Should I order C-reactive protein (CRP) or erythrocyte sedimentation rate (ESR) in patients suspected of having a new infection?

Although neither test is specific for infection, both CRP and ESR may reflect an acute phase response to an inflammatory condition.

CRP is an acute phase reactant synthesized primarily by the liver while ESR is a “proxy” for acute phase response because it primarily reflects serum concentrations of fibrinogen and immunoglobulins (1).

Compared to ESR, CRP increases more rapidly as a response to an infection (as early as 6-12 h, peaking at 48 h) and  drops more rapidly as infection resolves (half-life about 18 hrs vs 100 hrs for fibrinogen and 3-4 weeks for immunoglobulins).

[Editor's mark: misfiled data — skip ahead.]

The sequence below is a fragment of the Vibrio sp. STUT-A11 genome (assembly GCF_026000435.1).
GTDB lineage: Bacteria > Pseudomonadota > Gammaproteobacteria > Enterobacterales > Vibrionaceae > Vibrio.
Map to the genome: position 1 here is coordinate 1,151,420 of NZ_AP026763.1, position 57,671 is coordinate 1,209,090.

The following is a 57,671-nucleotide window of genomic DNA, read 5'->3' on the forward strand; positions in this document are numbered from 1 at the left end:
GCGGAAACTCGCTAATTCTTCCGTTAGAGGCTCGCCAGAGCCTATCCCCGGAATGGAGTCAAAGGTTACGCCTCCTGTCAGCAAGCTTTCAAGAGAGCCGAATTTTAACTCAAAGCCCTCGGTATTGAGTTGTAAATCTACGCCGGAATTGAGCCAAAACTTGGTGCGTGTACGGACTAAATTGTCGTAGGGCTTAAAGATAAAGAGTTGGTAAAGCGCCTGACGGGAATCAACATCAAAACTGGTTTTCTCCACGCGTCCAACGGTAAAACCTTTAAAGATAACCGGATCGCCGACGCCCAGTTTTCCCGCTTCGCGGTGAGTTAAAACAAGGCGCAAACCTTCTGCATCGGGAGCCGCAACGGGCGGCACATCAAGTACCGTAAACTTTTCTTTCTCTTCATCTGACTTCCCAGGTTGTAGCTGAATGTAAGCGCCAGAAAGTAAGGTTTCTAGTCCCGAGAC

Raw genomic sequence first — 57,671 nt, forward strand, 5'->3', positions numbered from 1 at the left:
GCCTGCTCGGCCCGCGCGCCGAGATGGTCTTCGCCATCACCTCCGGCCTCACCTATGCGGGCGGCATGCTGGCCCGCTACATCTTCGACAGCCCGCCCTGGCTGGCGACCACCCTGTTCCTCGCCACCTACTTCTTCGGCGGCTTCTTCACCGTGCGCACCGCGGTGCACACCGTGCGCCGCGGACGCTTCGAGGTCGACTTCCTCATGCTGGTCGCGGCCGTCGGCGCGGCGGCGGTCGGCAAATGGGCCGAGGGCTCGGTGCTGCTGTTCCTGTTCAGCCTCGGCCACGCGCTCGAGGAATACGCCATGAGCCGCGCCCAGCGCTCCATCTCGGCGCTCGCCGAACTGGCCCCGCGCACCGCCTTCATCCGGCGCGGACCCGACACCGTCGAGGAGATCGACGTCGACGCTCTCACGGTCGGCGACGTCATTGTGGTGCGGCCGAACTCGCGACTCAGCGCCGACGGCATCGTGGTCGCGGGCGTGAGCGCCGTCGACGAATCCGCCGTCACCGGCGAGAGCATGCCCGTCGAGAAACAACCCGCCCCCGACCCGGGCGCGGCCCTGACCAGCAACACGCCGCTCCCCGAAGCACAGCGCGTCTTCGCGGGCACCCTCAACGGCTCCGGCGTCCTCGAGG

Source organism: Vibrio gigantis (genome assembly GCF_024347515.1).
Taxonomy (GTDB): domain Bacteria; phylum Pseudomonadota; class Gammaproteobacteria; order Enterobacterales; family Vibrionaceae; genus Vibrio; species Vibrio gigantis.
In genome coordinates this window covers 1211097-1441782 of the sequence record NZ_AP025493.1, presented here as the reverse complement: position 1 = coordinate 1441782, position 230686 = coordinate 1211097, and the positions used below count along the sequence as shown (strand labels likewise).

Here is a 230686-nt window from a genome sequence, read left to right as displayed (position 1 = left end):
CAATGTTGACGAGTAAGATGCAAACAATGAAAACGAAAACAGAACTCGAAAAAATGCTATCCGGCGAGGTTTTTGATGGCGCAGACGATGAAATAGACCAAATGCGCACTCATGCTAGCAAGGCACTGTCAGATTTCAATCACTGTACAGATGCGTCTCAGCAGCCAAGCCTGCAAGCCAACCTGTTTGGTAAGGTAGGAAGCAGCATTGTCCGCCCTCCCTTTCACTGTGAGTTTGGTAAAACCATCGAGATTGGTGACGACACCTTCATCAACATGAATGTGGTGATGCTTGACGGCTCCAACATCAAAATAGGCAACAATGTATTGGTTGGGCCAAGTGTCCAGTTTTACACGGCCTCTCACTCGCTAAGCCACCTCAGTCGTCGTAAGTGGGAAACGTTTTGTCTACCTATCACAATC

So in hospitalized patients suspected of having an acute infection, CRP is more useful than ESR for early diagnosis and reflects the activity of disease better than  ESR (2). 



1. Pepys MB, Hirschfield GM. C-reactive protein: a critical update. J Clin Invest 2003; 111:1805-1812.

2. Colombet I, Pouchot J, Kronz V. Agreement between erythrocyte sedimentation rate and C-reactive protein in hospital practice. Am J Med 2010;123:864.e7-863.e13.

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